The supreme court also was undermined by ambiguous judicial review powers. The parliament and the bench were further hogtied through other mechanisms including the creation of parallel, competing institutions controlled and manipulated by the president. The deficient checks and balances system paved the way for rampant unconstitutionalism and a full-blown rule of law crisis.

The highly centralized power structure and poor checks and balances system hampered governance, facilitated graft, deepened factionalism, sowed mistrust, and sapped the legitimacy of the central government in the eyes of ordinary Afghans—conditions which the Taliban exploited methodically.

The lesson is clear: Decentralization of power and effective checks and balances are prerequisites for a stable, peaceful, and prosperous Afghanistan.

Preserving and Strengthening Institutions

Besides constitutional reform, many other institutions and systems should be preserved and strengthened. If the Taliban are genuinely interested in the country’s development, they must recognize that governing Afghanistan today requires building upon the progress of the past 20 years—including the vast transformation of the country’s legal landscape.

An incredible plethora of much-needed laws and regulations have been enacted over the last two decades in response to the myriad challenges confronting Afghan society. These critical legal reforms, which are entirely congruent with Islamic tenets, have been adopted at national, regional, and international levels as Afghanistan has gradually re-engaged with the global community. To be sure, there are shortcomings that need to be rectified, but the current legal regime should be bolstered, not eviscerated under the guise of “Sharia law.”

A well-functioning legal system responsive to the 21st century needs of society will enhance the government’s legitimacy. A reliable and contemporary regulatory framework will also inspire confidence among Afghan merchants and attract foreign investment—an important imperative given the country’s mounting economic woes. Compliance with international laws and norms will also facilitate international recognition and development assistance. Violating legal obligations may have other ramifications as well.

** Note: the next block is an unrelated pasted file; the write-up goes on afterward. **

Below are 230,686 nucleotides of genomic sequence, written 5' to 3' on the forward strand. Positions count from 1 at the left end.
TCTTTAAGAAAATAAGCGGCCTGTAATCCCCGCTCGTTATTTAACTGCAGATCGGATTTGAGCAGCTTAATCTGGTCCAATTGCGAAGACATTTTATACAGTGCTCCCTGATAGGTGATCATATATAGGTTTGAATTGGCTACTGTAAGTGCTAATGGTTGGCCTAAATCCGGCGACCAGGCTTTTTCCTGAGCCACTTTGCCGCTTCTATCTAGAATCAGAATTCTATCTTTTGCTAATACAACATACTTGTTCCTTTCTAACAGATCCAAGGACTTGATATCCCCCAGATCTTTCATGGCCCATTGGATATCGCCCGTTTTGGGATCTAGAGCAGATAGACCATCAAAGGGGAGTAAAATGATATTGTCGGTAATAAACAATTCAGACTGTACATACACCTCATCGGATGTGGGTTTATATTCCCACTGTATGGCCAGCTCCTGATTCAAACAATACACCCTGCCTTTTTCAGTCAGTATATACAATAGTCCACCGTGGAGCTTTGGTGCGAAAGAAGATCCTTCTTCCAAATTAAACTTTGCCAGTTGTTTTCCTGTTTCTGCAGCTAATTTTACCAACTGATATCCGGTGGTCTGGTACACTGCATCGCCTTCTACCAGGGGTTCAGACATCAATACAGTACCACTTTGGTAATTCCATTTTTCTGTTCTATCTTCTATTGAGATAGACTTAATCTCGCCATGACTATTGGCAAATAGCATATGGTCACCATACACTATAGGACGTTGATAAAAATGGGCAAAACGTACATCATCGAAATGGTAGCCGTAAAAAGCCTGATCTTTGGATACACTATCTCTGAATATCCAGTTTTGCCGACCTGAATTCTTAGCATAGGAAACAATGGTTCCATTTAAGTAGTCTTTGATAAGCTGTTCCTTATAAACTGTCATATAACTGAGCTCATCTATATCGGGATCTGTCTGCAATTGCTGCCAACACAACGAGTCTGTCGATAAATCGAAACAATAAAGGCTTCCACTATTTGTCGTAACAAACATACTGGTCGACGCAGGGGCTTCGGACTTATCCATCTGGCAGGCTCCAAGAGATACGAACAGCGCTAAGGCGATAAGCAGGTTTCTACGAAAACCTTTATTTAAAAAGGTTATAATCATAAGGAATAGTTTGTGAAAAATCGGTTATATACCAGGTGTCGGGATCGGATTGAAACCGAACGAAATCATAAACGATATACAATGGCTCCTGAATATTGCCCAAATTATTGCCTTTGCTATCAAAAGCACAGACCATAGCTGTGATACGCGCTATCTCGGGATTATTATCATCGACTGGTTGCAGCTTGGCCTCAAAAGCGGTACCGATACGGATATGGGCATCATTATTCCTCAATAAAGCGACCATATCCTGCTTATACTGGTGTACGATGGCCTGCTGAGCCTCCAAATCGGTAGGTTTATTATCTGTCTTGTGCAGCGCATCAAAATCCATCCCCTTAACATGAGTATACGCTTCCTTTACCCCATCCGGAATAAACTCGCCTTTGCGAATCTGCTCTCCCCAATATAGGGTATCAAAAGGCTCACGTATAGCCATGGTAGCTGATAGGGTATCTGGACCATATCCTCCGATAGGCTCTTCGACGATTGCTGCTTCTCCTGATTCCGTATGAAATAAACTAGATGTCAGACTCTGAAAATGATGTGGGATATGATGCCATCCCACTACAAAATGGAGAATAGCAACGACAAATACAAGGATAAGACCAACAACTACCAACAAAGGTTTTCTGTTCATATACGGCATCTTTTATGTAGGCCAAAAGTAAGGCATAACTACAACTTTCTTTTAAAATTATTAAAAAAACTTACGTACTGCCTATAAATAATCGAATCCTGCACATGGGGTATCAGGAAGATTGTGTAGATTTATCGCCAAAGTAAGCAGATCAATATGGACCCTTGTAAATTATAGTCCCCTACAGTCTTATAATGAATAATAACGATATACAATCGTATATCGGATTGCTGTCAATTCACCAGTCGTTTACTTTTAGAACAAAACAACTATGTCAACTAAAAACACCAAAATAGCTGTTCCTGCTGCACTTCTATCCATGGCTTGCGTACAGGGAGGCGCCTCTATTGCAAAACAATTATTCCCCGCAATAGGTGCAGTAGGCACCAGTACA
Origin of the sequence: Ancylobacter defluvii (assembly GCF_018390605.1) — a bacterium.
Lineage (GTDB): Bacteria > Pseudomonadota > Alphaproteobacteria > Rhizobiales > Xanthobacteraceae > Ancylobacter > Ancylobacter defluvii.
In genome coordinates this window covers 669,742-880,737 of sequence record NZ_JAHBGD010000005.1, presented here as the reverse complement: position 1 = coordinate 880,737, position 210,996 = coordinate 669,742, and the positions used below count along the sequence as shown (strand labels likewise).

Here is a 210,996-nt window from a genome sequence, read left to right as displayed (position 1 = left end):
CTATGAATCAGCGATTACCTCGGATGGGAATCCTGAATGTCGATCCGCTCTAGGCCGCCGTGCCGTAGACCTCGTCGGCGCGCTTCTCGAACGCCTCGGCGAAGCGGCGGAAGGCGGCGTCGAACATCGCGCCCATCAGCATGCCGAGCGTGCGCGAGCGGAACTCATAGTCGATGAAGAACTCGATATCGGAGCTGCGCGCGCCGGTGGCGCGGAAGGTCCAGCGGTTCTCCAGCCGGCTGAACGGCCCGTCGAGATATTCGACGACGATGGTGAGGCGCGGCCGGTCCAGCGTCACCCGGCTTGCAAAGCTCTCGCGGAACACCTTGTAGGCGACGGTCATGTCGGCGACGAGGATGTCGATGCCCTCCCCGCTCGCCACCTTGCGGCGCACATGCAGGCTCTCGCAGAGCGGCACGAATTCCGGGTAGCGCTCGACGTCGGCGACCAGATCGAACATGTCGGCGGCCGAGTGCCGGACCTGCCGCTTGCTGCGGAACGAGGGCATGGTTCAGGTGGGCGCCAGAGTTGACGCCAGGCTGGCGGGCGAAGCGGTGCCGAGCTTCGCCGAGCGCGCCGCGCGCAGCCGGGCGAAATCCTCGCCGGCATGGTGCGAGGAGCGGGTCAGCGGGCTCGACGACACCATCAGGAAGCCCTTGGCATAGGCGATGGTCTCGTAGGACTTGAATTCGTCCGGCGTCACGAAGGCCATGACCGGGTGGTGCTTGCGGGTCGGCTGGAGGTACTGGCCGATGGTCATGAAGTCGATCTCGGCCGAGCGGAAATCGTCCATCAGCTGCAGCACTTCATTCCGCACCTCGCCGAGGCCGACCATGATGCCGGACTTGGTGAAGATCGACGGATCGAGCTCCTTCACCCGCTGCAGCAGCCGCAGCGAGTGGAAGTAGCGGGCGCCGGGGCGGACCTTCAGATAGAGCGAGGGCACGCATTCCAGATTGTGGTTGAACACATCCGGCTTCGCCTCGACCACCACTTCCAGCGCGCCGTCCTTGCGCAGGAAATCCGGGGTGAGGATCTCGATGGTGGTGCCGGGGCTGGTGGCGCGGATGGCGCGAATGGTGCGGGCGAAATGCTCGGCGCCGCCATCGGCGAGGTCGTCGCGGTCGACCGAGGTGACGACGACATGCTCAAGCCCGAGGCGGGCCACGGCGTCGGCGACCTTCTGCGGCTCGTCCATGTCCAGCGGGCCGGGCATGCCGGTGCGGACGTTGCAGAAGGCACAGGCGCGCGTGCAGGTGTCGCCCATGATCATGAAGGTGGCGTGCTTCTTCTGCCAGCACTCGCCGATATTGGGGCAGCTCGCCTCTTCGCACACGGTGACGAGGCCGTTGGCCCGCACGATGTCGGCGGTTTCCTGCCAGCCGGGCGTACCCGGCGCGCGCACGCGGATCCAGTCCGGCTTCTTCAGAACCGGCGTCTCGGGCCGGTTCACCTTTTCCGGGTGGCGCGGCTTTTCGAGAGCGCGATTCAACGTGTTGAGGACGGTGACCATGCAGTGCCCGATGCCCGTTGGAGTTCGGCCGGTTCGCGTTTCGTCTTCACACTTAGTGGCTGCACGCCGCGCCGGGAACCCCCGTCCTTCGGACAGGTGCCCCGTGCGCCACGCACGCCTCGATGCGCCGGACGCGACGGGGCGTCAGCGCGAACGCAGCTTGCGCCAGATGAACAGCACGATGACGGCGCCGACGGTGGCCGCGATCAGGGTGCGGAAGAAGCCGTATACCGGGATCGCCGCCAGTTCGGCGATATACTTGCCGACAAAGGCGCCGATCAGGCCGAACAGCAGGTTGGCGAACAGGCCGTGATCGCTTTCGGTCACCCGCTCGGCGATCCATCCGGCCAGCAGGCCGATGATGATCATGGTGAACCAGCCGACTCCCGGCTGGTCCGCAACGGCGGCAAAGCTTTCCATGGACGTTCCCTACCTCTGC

Mobilizing and Supporting Professionals

Effective governance, however, is impossible without mobilizing and supporting the new generation of highly educated and talented Afghan professionals—including thousands of skilled lawyers—to navigate the complex challenges plaguing the country in an increasingly interconnected and sophisticated world.

The Taliban may be adept at brandishing guns, but that strategy will not yield a peaceful and prosperous Afghanistan. An inclusive political system, sound governance, and building upon the progress of the last 20 years are vital to avert regression into the country’s dark and violent past. As history has shown, such backsliding will not merely afflict Afghans.

This column does not necessarily reflect the opinion of The Bureau of National Affairs, Inc. or its owners.

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Mehdi J. Hakimi is the executive director of the Rule of Law Program and lecturer at Stanford Law School. He was the former chair of the Law Department at the American University of Afghanistan. Follow him on Twitter at @MehdiHakimiJ.